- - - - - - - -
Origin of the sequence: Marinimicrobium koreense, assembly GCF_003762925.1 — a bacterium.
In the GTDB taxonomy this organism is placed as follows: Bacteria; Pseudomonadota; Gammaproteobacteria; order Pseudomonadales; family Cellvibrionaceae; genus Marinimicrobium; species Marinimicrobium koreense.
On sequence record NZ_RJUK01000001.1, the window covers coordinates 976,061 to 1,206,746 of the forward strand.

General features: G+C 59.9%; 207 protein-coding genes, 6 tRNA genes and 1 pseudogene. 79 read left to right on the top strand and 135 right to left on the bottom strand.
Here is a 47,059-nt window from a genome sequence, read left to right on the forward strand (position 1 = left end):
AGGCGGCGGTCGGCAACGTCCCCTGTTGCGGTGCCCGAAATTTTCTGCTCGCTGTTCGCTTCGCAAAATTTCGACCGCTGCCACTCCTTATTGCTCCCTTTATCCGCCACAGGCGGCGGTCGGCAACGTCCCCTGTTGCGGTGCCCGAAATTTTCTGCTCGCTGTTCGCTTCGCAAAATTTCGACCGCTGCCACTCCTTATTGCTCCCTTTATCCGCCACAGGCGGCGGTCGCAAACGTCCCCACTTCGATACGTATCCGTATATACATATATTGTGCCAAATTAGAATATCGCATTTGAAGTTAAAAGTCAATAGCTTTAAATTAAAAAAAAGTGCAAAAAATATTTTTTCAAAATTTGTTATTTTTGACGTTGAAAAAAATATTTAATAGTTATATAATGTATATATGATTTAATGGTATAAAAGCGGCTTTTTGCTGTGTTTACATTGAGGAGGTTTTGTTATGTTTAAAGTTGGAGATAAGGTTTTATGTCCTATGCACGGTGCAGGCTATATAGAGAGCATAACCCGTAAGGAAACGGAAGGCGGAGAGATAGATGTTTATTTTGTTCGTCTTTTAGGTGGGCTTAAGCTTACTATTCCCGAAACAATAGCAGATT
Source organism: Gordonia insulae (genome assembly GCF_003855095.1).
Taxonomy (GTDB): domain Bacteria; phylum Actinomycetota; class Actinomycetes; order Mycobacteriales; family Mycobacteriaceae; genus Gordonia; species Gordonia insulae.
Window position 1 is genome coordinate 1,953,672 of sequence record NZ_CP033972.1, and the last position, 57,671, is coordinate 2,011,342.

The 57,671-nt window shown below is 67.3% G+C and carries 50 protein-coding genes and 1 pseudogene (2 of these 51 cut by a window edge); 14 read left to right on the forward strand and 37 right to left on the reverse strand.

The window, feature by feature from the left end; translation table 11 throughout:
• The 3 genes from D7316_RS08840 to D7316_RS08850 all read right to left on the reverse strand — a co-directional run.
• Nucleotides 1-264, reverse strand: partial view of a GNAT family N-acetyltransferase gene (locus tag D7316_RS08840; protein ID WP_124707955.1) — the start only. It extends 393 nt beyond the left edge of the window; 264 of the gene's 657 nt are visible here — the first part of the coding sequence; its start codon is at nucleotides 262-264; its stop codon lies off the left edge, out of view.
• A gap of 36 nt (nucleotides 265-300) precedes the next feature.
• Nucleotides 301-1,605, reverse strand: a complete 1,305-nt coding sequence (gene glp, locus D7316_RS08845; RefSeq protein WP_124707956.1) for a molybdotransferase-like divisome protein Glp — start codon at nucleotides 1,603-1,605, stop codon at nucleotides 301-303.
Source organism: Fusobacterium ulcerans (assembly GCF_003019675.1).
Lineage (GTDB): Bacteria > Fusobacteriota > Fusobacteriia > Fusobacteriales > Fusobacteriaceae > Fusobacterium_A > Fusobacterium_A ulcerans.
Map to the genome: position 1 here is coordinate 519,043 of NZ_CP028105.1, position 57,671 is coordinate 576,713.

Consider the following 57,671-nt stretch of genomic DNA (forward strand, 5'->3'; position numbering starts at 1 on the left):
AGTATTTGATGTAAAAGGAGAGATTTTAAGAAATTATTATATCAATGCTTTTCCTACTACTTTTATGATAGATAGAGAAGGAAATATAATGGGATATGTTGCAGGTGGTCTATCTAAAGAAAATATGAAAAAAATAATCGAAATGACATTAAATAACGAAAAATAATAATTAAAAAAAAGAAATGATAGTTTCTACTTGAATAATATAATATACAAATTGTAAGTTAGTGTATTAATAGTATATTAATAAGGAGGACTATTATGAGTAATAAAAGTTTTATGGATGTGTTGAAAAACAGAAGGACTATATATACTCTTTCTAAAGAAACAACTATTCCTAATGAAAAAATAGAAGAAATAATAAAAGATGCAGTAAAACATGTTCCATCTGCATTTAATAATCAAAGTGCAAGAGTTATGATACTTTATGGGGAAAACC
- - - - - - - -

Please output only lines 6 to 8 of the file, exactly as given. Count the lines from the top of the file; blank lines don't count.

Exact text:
AGGCGGCGGTCGGCAACGTCCCCTGTTGCGGTGCCCGAAATTTTCTGCTCGCTGTTCGCTTCGCAAAATTTCGACCGCTGCCACTCCTTATTGCTCCCTTTATCCGCCACAGGCGGCGGTCGGCAACGTCCCCTGTTGCGGTGCCCGAAATTTTCTGCTCGCTGTTCGCTTCGCAAAATTTCGACCGCTGCCACTCCTTATTGCTCCCTTTATCCGCCACAGGCGGCGGTCGCAAACGTCCCCACTTCGATACGTATCCGTATATACATATATTGTGCCAAATTAGAATATCGCATTTGAAGTTAAAAGTCAATAGCTTTAAATTAAAAAAAAGTGCAAAAAATATTTTTTCAAAATTTGTTATTTTTGACGTTGAAAAAAATATTTAATAGTTATATAATGTATATATGATTTAATGGTATAAAAGCGGCTTTTTGCTGTGTTTACATTGAGGAGGTTTTGTTATGTTTAAAGTTGGAGATAAGGTTTTATGTCCTATGCACGGTGCAGGCTATATAGAGAGCATAACCCGTAAGGAAACGGAAGGCGGAGAGATAGATGTTTATTTTGTTCGTCTTTTAGGTGGGCTTAAGCTTACTATTCCCGAAACAATAGCAGATT
Source organism: Gordonia insulae (genome assembly GCF_003855095.1).
Taxonomy (GTDB): domain Bacteria; phylum Actinomycetota; class Actinomycetes; order Mycobacteriales; family Mycobacteriaceae; genus Gordonia; species Gordonia insulae.